Food-anchored retail parks and logistics spaces will continue to see the biggest upturn in valuations as the real estate industry recovers from the Covid-19 pandemic, according to new research commissioned by Auxadi, a leading provider of accounting, tax, payroll and SPV administration services to private equity, real estate and multinationals.
The majority (57%) of real estate investors across the UK, Europe and North America expect the food-anchored retail park segment to bounce back the quickest by 2023, as the combination of more space, click and collect facilities and accessible car parks prove more attractive than high streets in luring back shoppers. Of these, UK respondents were the most likely to back retail parks, with almost two thirds (63%) expecting to see this segment to lead the recovery.
Auxadi’s study, ‘Market Adaptations: Maximising New Growth Opportunities in the Real Estate Sector’, was based on interviews with 100 senior-level real estate investors with average assets under management of €14.4 billion.
The logistics sector is also expected to benefit from the rise in e-commerce, which grew by an estimated 27.6% last year, with more than half (54%) of investors expecting to see a recovery in valuations for the sector as investors look to buy up large-scale real estate to convert into warehousing and logistics centre for online retail businesses.
Other sectors viewed favourably over the coming years include two areas which were hit hardest during the height of the pandemic: high street retail (50%) and central business district offices (49%), with investors expecting to see these sectors recover as social distancing measures are lifted and employees return to the office following a prolonged period of remote working.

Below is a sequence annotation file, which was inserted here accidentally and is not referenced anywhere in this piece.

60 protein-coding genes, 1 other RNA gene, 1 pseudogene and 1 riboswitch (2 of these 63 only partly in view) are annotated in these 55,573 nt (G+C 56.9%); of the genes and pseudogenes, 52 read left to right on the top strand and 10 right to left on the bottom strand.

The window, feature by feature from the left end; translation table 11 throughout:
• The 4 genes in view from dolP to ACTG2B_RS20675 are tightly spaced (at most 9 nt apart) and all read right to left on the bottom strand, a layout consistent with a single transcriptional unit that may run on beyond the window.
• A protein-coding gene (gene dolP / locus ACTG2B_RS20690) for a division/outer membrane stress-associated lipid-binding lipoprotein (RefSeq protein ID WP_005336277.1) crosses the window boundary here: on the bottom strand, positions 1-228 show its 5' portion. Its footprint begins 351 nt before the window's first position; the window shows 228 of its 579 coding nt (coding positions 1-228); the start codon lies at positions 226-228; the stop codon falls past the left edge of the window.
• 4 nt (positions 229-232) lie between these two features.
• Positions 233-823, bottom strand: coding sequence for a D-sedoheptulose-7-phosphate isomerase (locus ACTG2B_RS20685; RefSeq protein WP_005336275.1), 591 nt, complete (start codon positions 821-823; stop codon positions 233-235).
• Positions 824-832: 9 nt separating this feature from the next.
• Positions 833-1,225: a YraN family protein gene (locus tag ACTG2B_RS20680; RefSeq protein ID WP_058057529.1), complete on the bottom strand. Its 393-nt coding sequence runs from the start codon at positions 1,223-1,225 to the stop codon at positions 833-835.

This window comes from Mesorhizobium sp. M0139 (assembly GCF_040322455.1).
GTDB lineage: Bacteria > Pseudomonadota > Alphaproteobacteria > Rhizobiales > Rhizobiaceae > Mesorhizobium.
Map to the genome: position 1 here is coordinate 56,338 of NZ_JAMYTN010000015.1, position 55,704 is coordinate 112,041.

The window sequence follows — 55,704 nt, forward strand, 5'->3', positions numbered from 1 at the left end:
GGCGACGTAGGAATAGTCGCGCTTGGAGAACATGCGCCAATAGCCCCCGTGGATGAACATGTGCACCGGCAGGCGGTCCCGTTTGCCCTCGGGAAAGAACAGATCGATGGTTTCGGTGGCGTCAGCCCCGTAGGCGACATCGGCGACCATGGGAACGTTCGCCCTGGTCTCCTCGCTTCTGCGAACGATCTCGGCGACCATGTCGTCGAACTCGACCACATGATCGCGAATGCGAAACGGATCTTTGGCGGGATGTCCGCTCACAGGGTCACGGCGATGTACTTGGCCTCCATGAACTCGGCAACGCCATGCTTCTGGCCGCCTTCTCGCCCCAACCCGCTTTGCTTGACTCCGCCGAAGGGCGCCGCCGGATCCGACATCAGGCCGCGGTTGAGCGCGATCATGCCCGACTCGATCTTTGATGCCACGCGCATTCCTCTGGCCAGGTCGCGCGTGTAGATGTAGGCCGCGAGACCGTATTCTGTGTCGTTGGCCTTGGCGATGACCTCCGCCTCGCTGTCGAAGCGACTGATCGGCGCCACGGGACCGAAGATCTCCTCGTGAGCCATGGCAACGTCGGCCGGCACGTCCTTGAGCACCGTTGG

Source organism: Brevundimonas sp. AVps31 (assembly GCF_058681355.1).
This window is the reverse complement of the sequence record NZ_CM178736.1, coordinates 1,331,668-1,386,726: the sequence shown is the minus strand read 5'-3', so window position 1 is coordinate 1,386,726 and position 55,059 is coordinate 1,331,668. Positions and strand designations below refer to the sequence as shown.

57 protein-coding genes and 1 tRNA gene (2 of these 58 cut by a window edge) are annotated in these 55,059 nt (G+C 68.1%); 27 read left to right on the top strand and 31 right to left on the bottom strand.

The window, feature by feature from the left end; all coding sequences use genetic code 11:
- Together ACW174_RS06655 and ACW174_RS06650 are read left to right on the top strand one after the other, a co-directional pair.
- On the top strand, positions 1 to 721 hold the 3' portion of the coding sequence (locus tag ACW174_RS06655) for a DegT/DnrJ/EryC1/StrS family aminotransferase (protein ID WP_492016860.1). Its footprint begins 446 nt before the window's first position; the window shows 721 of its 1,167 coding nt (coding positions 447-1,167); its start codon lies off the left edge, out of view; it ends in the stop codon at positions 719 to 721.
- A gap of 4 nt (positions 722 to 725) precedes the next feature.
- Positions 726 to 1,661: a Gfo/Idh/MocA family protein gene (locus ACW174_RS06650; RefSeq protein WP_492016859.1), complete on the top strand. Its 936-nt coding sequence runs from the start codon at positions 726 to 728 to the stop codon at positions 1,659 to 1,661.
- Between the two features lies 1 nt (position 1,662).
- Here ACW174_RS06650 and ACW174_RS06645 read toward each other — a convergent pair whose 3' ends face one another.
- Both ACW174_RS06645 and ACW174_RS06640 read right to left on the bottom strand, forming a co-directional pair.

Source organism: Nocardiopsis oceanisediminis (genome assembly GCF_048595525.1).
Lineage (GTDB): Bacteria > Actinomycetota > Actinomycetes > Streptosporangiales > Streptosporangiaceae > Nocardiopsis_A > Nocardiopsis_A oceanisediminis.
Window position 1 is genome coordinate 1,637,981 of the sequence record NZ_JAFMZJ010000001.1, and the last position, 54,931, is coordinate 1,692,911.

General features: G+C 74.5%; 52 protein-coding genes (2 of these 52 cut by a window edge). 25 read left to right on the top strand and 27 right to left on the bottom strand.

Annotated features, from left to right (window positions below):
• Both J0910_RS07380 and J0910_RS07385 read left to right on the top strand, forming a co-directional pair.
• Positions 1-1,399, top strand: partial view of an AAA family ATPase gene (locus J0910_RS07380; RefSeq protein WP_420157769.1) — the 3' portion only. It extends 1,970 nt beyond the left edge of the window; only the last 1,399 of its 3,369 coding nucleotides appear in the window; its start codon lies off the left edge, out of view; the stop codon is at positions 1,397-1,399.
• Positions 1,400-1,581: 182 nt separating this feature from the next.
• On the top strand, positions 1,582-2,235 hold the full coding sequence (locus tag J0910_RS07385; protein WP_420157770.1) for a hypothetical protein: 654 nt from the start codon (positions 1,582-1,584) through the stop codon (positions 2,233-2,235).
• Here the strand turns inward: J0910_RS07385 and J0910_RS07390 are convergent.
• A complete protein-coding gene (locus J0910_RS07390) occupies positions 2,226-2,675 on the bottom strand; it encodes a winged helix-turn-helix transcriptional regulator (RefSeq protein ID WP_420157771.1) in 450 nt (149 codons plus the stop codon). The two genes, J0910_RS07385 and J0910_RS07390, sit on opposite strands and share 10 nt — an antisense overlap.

In contrast, only 20% of investors backed the alternative real estate segment’s ability to recover quickly as continued travel restrictions continue to hamper demand for hotels and student accommodation.
While alternatives may hold the least potential for recovery over the coming two years, investors expect the fundraising climate to see the biggest improvement for this strategy over the same timeframe, with nearly three quarters (73%) of investors holding this view. This is ahead of food-anchored retail parks (71%), industrial logistics and supermarkets (both 66%), while the strategies with the lowest potential for improved fundraising climate cited as high street retail and residential property (both 59%).
Victor Salamanca, CEO at Auxadi said: “The Coronavirus pandemic had a profound impact on the real estate industry, with numerous challenges impacting sectors previously viewed as impervious to external factors. However, with many nations now looking to exit their longstanding disease control measures, this study shows that investors are optimistic that the sector can not only recover but flourish in the coming years, with ample opportunities for investment before the recovery gets fully underway.
“Despite these challenges faced, investors appear confident in their ability to emerge from the pandemic, with widespread optimism for recovery across all sectors over the coming years. However, while investors have been successful in navigating Covid-related shocks over the past year or so, there are still question marks that remain about how strong the recovery will be should pandemic-induced factors such as remote working or online shopping remain beyond the end of local lockdown restrictions.”